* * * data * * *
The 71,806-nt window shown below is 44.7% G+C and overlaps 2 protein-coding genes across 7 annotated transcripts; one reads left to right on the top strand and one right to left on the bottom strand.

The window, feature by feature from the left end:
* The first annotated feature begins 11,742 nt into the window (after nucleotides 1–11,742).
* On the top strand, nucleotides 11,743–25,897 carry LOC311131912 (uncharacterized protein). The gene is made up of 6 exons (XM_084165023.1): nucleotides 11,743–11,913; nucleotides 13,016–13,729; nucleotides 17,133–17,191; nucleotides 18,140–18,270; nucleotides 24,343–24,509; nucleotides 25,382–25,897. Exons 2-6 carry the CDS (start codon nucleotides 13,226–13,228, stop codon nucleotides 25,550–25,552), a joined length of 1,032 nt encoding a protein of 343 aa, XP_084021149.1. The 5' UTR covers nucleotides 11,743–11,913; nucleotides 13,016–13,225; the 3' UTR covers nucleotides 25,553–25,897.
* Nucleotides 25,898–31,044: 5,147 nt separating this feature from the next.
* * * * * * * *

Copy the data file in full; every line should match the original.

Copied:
The 71,806-nt window shown below is 44.7% G+C and overlaps 2 protein-coding genes across 7 annotated transcripts; one reads left to right on the top strand and one right to left on the bottom strand.

The window, feature by feature from the left end:
* The first annotated feature begins 11,742 nt into the window (after nucleotides 1–11,742).
* On the top strand, nucleotides 11,743–25,897 carry LOC311131912 (uncharacterized protein). The gene is made up of 6 exons (XM_084165023.1): nucleotides 11,743–11,913; nucleotides 13,016–13,729; nucleotides 17,133–17,191; nucleotides 18,140–18,270; nucleotides 24,343–24,509; nucleotides 25,382–25,897. Exons 2-6 carry the CDS (start codon nucleotides 13,226–13,228, stop codon nucleotides 25,550–25,552), a joined length of 1,032 nt encoding a protein of 343 aa, XP_084021149.1. The 5' UTR covers nucleotides 11,743–11,913; nucleotides 13,016–13,225; the 3' UTR covers nucleotides 25,553–25,897.
* Nucleotides 25,898–31,044: 5,147 nt separating this feature from the next.